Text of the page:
Thursday, May 18, 2017

You Have to Burn Some Wood to Make Tennessee Whiskey




You have to burn some wood; maple, specifically, to make genuine Tennessee whiskey.

That's what distillers John Lunn and Allisa Henley did recently in Lunn's backyard. Pretty soon, they will use that charcoal to make pot still Tennessee whiskey at their distillery in Newport, Tennessee, owned by Sazerac. (Video provided by Sazerac.)

Traditionally, Tennessee whiskey is filtered through a thick bed of maple charcoal before aging, the famous 'Lincoln County Process.' Jack Daniel's, which is 99.9 percent (conservatively) of the Tennessee whiskey category, has always done it. George Dickel, where Lunn and Henley were previously employed, does it too. In 2013, that tradition became part of Tennessee law.

Late last year, Sazerac bought the brand new distillery in Newport, Tennessee (close to Gatlinburg and other Smoky Mountains attractions) that was built to make Popcorn Sutton Moonshine. The distillery is big, 50,000 square feet. Its solid copper Vendome pot stills are true alembics (no rectification section). The two beer stills are 2,500 gallons each. The spirit still is 1,500 gallons.

“We know it’s going to take many years for this whiskey to age up, so we were anxious to get started on production as soon as possible,” said Henley in a company press release. No start date has been announced.

10 comments:

Gunnar said...

Any idea how much Whiskey they can filter with a burn like that?

Wnsnearly said...

It's a simple recipe really. Take bourbon, filter out the flavor with charcoal and you get Tennessee whiskey!

Brian (AKA The Dean) said...

I really love what the Lincoln Process bring to George Dickel products--both their own whiskey and the MGP rye. Contrary to the opinion of some, I believe a whiskey can be both very flavorful and mellow/smooth. Obviously the LP doesn't strip the whiskey of flavor, but it can round off some of the rough edges. I really enjoy the smoothness. I can appreciate some of those those edges, at times, too. Nothing quite like being able to enjoy a variety of styles, IMO.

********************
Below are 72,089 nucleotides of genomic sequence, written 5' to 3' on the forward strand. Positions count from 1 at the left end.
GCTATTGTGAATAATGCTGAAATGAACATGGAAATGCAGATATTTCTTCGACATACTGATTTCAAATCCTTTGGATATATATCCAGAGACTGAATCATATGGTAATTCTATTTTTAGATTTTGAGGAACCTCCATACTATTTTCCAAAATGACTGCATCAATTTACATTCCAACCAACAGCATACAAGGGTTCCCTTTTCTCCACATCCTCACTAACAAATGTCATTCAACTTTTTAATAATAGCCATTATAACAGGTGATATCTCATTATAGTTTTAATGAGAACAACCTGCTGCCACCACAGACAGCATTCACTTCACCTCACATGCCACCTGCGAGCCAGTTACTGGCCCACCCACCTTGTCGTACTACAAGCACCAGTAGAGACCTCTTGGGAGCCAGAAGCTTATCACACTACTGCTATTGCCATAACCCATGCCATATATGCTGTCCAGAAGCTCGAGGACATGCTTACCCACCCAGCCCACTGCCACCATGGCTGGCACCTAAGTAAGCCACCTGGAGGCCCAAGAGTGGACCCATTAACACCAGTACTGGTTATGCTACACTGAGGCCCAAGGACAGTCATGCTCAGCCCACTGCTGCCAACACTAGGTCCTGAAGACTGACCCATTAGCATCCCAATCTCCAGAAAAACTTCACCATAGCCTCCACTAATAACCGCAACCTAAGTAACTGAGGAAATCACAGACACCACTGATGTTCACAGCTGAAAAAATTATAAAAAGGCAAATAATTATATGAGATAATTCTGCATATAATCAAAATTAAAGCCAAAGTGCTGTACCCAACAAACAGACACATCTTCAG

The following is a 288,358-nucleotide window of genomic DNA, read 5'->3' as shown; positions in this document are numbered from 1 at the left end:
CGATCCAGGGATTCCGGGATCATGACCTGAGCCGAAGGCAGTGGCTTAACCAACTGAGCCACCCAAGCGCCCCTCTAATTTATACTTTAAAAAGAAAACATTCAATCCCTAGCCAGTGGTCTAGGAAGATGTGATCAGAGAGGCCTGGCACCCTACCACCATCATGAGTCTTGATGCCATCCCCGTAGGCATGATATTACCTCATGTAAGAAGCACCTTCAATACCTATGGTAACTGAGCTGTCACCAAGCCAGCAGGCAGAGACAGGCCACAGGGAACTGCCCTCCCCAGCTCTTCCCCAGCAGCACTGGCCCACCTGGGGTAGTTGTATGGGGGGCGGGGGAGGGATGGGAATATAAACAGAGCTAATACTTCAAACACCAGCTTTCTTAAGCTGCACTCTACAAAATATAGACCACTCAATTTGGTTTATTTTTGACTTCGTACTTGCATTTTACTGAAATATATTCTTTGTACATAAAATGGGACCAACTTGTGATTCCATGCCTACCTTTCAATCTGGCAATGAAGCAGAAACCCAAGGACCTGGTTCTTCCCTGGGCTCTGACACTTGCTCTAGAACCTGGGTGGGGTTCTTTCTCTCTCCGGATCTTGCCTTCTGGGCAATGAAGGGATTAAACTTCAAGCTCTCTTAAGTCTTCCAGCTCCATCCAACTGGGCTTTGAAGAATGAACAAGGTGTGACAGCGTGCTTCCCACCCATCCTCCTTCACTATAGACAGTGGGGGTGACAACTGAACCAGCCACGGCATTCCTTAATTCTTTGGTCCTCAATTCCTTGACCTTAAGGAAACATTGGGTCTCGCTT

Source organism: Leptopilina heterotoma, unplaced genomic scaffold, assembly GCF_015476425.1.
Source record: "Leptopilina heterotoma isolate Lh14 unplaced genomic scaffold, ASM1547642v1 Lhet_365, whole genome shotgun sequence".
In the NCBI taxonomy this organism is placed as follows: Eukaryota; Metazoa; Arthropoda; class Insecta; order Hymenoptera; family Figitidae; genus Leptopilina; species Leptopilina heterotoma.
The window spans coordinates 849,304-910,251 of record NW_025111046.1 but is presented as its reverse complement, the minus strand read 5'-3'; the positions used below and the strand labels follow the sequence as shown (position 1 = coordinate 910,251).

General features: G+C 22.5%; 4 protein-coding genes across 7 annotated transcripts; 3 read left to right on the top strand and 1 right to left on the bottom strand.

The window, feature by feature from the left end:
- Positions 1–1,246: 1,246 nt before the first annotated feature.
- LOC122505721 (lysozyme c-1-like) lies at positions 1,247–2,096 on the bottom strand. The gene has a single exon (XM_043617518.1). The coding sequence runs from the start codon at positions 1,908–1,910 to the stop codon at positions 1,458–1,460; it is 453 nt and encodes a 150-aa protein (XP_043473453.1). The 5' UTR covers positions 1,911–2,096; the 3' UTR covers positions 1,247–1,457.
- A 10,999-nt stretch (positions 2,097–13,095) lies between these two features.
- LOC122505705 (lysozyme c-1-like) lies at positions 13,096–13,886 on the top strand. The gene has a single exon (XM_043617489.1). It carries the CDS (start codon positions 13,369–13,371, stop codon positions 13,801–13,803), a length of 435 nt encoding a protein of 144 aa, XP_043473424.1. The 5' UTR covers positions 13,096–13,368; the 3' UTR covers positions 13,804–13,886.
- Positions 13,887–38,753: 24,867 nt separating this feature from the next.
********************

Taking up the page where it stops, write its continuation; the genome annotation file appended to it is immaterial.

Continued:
As a lifelong American Whiskey drinker (since around 1973) one of the negatives I find with the "bourbon boom" is the snobbery some have brought to it. One of the great things about bourbon was, it always seemed to be snob-free, until relatively recently. Now I hear/read people saying stuff like, "Maker's Mark sucks!" "Booker's is terrible bourbon." etc. Wine suffered through that attitude for years. It wasn't all that long ago serious wine experts started understanding they needed to turn that kind of thinking around. (Although there are certainly plenty of wine snobs around.)

It's one thing to say a certain product isn't to your liking. It's quite another to bash it because it doesn't appeal to your taste. I like to think that, with the exception of some serious dreck (which can usually be generally agreed upon) it's my problem when I can't enjoy something others seem to really like. For example, everyone seems to be raving about Lot 40 these days. I finally got to try it the other day, and I thought "Thankfully I didn't buy a bottle of this." But I also thought, "What a shame I couldn't enjoy it." I would never trash it because it wasn't to my taste.

Fortunately, even with the increasing prices of traditional bourbon and the influx of overpriced and under aged "craft whiskey", there is still very affordable and enjoyable whisky easily available. I feel a bit sorry for those who can't enjoy something like Evan Williams black or Wild Turkey 101, and other good old standbys--like George Dickel.

Anyway, it's encouraging to see Lunn and Henley burning the wood, and getting ready to make whiskey in the tradition of the company from which they came--and built their reputations. I hope they produce good, honest Tennessee whiskey. I think they will.

Chuck Cowdery said...

Gunnar asked, "Any idea how much Whiskey they can filter with a burn like that?" I asked John Lunn and he said, "We are not sure yet. It will take a lot of sampling to figure out the answer."

Ah, 'sampling.' You know what that means.

Brian (AKA The Dean) said...

Funny, Chuck. But since both spent time at Dickel, I'd think they have SOME idea of how much whiskey they can filter with that pile--at least a ballpark figure. I wonder why they are being evasive.

Chuck Cowdery said...

I'd say cautious, not evasive. I found his answer interesting for the same reason, but I know Lunn to be a straight-shooter so I'll take him at his word. This tells me that aren't just going to duplicate what Dickel and Daniel's do, which makes sense since their distillery is very different. Since their stills aren't continuous their filtering process may not be either.

Brian (AKA The Dean) said...

Gotcha, Chuck. Excellent point. It will be interesting to see what they end up doing.

Anonymous said...

It's a cute video, and great marketing. Unfortunately the maple charcoal is actually burned in an airtight oven or kiln. The lack of oxygen keeps the wood from being consumed by the fire.

Chuck Cowdery said...

Not true. I've seen them making charcoal at Jack Daniel's and they do it exactly the same way, in the open air, using water to keep the wood from being entirely consumed.

Anonymous said...

oh stop, no one makes charcoal that way for commercial use. They make a nice show of it, but it's all dog and pony.